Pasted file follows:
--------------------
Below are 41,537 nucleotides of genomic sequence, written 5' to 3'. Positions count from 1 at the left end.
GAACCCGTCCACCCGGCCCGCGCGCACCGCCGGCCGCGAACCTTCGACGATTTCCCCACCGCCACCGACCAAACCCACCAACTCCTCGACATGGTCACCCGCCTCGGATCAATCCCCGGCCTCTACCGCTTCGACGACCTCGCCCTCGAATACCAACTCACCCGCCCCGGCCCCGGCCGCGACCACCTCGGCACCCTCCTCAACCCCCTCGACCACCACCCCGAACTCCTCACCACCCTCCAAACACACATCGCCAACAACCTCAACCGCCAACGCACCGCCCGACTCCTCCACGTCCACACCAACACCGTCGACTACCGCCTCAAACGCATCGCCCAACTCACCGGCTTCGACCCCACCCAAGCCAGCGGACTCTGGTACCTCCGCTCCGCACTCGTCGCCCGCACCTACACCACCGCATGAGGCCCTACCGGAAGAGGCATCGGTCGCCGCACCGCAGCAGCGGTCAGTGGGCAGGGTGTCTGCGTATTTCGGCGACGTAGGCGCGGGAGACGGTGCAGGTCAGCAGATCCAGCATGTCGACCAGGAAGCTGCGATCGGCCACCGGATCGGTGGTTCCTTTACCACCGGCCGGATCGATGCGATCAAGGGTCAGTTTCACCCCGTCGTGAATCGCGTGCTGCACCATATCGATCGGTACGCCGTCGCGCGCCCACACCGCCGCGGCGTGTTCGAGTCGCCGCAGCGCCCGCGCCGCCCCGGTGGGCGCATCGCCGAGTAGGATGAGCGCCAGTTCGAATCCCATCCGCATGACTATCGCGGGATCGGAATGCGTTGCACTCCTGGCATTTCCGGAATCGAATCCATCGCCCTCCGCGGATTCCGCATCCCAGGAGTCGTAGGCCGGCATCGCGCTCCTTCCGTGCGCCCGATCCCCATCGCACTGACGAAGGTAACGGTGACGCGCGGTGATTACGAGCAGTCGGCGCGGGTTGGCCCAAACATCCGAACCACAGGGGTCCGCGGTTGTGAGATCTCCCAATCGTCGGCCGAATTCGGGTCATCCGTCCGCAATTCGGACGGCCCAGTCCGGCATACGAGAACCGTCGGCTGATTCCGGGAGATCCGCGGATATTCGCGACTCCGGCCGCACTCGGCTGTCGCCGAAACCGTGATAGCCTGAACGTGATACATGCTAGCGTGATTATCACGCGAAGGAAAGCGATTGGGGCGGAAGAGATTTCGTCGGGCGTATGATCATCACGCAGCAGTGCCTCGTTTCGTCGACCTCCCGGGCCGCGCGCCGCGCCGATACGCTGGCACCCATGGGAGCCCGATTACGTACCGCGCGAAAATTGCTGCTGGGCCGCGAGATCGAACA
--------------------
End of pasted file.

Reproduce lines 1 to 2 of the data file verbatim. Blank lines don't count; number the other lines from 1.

Below are 41,537 nucleotides of genomic sequence, written 5' to 3'. Positions count from 1 at the left end.
GAACCCGTCCACCCGGCCCGCGCGCACCGCCGGCCGCGAACCTTCGACGATTTCCCCACCGCCACCGACCAAACCCACCAACTCCTCGACATGGTCACCCGCCTCGGATCAATCCCCGGCCTCTACCGCTTCGACGACCTCGCCCTCGAATACCAACTCACCCGCCCCGGCCCCGGCCGCGACCACCTCGGCACCCTCCTCAACCCCCTCGACCACCACCCCGAACTCCTCACCACCCTCCAAACACACATCGCCAACAACCTCAACCGCCAACGCACCGCCCGACTCCTCCACGTCCACACCAACACCGTCGACTACCGCCTCAAACGCATCGCCCAACTCACCGGCTTCGACCCCACCCAAGCCAGCGGACTCTGGTACCTCCGCTCCGCACTCGTCGCCCGCACCTACACCACCGCATGAGGCCCTACCGGAAGAGGCATCGGTCGCCGCACCGCAGCAGCGGTCAGTGGGCAGGGTGTCTGCGTATTTCGGCGACGTAGGCGCGGGAGACGGTGCAGGTCAGCAGATCCAGCATGTCGACCAGGAAGCTGCGATCGGCCACCGGATCGGTGGTTCCTTTACCACCGGCCGGATCGATGCGATCAAGGGTCAGTTTCACCCCGTCGTGAATCGCGTGCTGCACCATATCGATCGGTACGCCGTCGCGCGCCCACACCGCCGCGGCGTGTTCGAGTCGCCGCAGCGCCCGCGCCGCCCCGGTGGGCGCATCGCCGAGTAGGATGAGCGCCAGTTCGAATCCCATCCGCATGACTATCGCGGGATCGGAATGCGTTGCACTCCTGGCATTTCCGGAATCGAATCCATCGCCCTCCGCGGATTCCGCATCCCAGGAGTCGTAGGCCGGCATCGCGCTCCTTCCGTGCGCCCGATCCCCATCGCACTGACGAAGGTAACGGTGACGCGCGGTGATTACGAGCAGTCGGCGCGGGTTGGCCCAAACATCCGAACCACAGGGGTCCGCGGTTGTGAGATCTCCCAATCGTCGGCCGAATTCGGGTCATCCGTCCGCAATTCGGACGGCCCAGTCCGGCATACGAGAACCGTCGGCTGATTCCGGGAGATCCGCGGATATTCGCGACTCCGGCCGCACTCGGCTGTCGCCGAAACCGTGATAGCCTGAACGTGATACATGCTAGCGTGATTATCACGCGAAGGAAAGCGATTGGGGCGGAAGAGATTTCGTCGGGCGTATGATCATCACGCAGCAGTGCCTCGTTTCGTCGACCTCCCGGGCCGCGCGCCGCGCCGATACGCTGGCACCCATGGGAGCCCGATTACGTACCGCGCGAAAATTGCTGCTGGGCCGCGAGATCGAACA